CBO Report: Future deficits to be worse than originally thought
Peter Suderman at Hit and Run lifts an overlooked number from the CBO repoirt earlier this week that had everyone in a tizzy over the Obamacare numbers.
The CBO estimates that the deficit will rise by $7.3 trillion over the next decade - a trillion more than the CBO's last estimate.
That's not great news. But it's actually worse than it sounds. As the budget analysts at the Committee for a Responsible Federal Budget explain, this actually understates the size of the increase.
That's because last year's deficit totals were artificially inflated because of a scoring convention that required the budget office to count $425 billion worth of one-time spending on Hurricane Sandy as a recurring annual expense. That assumption is gone this year, but it means that last year's 10-year deficit total was actually more like $5.9 trillion.
The projections worsen further if you update the time frame. Last year's projections looked at the 2014-2023 budget window. This week's report stretches from 2015-2024. Since annual deficits are now expected to grow at a greater clip, that makes for a bigger change. Here's the CRFB's graph showing the actual size of the change:
The main reason for the update is that the CBO now foresees slower economic growth over the next decade than it used to. "By 2017," the budget office report said, "CBO expects that economic growth will diminish to a pace that is well below the average seen over the past several decades." And the accumulating debt won't exactly help. The "large and growing federal debt" the CBO expects the nation to shoulder could have "serious negative consequences, including restraining economic growth in the long term."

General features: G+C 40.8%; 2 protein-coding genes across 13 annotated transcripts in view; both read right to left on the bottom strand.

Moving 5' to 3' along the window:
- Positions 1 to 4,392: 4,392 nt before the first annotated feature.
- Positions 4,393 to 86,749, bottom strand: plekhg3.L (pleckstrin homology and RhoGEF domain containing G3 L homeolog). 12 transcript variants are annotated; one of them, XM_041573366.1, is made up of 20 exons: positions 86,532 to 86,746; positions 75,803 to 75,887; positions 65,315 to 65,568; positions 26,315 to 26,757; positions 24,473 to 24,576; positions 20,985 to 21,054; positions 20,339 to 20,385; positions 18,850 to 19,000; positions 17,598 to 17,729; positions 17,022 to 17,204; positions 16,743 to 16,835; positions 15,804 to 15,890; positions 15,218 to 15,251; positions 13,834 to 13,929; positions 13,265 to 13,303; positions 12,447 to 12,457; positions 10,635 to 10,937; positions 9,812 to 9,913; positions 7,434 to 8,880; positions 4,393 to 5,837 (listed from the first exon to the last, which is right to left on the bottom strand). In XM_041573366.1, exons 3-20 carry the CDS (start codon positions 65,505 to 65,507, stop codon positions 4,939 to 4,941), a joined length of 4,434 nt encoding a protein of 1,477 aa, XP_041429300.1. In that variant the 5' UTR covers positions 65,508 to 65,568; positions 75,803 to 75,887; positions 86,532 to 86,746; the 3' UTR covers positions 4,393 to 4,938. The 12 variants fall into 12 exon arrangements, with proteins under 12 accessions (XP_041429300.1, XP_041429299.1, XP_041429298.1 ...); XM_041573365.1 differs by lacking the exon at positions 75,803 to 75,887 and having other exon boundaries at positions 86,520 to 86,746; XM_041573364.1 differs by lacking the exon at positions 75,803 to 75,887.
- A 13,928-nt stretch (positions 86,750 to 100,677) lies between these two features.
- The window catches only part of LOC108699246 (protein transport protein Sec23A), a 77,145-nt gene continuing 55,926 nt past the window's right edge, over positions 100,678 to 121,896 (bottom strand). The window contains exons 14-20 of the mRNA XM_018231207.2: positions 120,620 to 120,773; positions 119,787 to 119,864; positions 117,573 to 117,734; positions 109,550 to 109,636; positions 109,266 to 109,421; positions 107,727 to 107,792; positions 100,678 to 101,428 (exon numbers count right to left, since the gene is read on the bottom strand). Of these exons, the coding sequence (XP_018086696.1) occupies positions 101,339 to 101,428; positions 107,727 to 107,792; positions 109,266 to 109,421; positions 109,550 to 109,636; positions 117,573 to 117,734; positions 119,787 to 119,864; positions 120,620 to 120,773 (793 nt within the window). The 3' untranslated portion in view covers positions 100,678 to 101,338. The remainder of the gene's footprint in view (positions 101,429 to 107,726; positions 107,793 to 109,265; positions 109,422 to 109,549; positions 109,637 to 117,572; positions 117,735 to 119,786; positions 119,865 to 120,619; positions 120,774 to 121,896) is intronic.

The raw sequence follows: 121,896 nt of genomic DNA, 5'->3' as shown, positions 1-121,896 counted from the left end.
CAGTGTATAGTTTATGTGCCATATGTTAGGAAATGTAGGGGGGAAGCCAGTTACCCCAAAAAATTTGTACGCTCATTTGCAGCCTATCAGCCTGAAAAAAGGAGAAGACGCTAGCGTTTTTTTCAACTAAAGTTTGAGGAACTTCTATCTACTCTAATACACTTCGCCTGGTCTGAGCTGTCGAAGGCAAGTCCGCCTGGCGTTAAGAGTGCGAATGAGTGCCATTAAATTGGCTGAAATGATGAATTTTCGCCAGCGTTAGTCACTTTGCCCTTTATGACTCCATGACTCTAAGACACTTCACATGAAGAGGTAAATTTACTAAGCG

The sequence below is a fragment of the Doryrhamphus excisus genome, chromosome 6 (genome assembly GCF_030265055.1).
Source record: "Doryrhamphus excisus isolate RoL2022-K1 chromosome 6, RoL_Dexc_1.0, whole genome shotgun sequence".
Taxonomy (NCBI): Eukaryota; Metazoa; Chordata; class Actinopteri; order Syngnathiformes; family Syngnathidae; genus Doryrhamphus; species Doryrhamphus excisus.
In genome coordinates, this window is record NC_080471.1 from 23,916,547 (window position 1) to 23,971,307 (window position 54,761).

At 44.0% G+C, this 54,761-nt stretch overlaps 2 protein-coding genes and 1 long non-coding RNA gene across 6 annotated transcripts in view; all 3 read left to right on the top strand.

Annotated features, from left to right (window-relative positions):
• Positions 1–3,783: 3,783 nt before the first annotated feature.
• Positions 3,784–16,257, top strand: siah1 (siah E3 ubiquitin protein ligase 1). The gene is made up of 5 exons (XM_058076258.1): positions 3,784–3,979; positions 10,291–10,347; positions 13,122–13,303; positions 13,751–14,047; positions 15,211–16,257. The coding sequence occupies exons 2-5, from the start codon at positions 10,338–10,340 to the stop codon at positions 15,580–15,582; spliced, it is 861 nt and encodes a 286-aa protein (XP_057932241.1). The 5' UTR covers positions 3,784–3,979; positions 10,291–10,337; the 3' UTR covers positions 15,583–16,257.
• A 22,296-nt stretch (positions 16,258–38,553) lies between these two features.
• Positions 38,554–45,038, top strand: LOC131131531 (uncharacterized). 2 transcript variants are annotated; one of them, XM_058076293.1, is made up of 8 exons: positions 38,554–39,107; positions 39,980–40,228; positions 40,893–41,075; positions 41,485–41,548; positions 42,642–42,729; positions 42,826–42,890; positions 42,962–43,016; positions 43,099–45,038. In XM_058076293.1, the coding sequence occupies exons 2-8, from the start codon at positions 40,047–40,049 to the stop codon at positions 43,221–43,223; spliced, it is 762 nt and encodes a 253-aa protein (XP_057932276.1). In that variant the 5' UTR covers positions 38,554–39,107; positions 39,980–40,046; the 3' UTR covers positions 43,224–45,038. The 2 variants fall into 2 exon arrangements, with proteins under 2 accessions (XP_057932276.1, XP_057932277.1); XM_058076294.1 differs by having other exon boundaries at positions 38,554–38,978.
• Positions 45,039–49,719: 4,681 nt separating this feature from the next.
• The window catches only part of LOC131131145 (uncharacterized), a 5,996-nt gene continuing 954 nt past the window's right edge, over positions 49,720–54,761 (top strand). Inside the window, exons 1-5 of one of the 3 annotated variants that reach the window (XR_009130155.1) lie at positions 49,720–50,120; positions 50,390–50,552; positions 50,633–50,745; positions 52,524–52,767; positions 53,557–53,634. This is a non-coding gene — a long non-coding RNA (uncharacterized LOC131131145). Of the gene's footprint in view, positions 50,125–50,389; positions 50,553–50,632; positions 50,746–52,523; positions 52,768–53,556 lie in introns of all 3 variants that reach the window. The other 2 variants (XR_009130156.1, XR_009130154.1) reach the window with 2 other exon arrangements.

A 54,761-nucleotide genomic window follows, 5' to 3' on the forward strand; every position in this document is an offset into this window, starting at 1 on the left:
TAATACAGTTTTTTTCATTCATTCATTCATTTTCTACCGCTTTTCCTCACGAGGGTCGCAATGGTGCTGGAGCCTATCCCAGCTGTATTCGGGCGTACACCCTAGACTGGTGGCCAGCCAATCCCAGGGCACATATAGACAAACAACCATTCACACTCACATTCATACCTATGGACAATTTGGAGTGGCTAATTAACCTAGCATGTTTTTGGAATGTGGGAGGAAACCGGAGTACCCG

Meanwhile, Kevin Drum of Mother Jones, decries what he calls the "Madness of Austerity." Why? Because there were 5% fewer government workers per capita since 2010. And as we all know, prosperity can only be found when government at all levels is adding layer after layer to the bureaucracy by hiring more workers.
Yes, there are fewer federal government workers today than a decade ago. Many would argue there were too many federal workers to begin with. But the notion that our economy depends on how many people are working for the government at any level is absurd. If you want to talk about the loss of federal and state government jobs resulting in a degradation in the delivery of services, fine. I don't see it and most would agree with me. But please don't try to convince us that the economy rises or falls based on how many bureaucrats are pushing paper.
What is more insane? Running deficits that will eventually banrkupt us or firing a few government workers?